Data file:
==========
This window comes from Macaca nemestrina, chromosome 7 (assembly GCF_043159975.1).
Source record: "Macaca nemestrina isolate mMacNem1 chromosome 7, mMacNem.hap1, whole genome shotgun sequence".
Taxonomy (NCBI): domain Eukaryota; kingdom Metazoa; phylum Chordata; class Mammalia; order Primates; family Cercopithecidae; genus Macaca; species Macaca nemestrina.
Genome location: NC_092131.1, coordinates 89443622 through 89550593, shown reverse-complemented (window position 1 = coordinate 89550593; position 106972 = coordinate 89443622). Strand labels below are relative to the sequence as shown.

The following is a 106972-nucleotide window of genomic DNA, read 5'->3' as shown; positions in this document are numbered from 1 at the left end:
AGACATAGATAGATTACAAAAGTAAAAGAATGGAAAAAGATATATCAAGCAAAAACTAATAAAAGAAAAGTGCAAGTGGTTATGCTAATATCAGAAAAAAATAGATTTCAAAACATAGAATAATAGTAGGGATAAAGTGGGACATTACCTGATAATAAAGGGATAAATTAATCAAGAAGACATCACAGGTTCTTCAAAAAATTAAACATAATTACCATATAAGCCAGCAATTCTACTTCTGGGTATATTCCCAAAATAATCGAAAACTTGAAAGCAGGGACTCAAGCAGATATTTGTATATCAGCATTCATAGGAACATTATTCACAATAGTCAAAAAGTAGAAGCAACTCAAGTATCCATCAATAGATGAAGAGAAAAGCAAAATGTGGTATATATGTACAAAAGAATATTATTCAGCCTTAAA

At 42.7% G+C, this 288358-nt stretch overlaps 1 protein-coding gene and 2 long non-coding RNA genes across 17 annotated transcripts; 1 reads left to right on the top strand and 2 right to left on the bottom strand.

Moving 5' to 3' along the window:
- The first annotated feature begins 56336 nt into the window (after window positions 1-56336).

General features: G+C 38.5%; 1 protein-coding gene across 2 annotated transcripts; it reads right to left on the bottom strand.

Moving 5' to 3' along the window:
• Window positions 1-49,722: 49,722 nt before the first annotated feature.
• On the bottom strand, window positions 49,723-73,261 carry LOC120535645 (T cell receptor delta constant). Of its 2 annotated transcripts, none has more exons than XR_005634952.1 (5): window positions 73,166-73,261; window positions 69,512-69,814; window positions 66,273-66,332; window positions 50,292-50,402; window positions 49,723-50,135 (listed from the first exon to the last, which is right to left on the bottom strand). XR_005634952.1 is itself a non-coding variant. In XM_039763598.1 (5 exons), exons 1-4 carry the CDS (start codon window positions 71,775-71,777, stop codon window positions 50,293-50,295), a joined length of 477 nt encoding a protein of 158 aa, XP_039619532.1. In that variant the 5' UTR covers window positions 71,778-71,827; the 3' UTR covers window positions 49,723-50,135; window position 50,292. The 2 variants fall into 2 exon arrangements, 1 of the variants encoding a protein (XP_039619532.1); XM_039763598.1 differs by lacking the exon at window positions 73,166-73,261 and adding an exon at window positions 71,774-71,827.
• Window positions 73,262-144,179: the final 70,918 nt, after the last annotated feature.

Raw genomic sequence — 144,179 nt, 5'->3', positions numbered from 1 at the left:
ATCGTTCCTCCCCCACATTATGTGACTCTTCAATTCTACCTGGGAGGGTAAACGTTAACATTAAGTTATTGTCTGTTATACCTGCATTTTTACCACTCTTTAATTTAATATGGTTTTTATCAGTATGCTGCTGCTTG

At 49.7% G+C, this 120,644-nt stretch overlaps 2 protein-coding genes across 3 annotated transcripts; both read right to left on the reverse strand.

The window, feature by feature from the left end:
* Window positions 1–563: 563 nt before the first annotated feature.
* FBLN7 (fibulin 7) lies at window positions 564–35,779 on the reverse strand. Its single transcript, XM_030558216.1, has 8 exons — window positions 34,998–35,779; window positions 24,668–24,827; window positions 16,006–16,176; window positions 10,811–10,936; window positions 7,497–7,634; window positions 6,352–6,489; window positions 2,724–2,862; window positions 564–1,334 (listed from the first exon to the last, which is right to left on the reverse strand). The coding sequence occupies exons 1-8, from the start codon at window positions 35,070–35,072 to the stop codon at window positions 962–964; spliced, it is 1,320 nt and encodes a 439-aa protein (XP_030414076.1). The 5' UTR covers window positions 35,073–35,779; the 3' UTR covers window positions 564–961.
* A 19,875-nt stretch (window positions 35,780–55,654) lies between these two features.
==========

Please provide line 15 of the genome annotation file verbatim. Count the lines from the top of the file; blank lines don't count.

Raw genomic sequence — 144,179 nt, 5'->3', positions numbered from 1 at the left: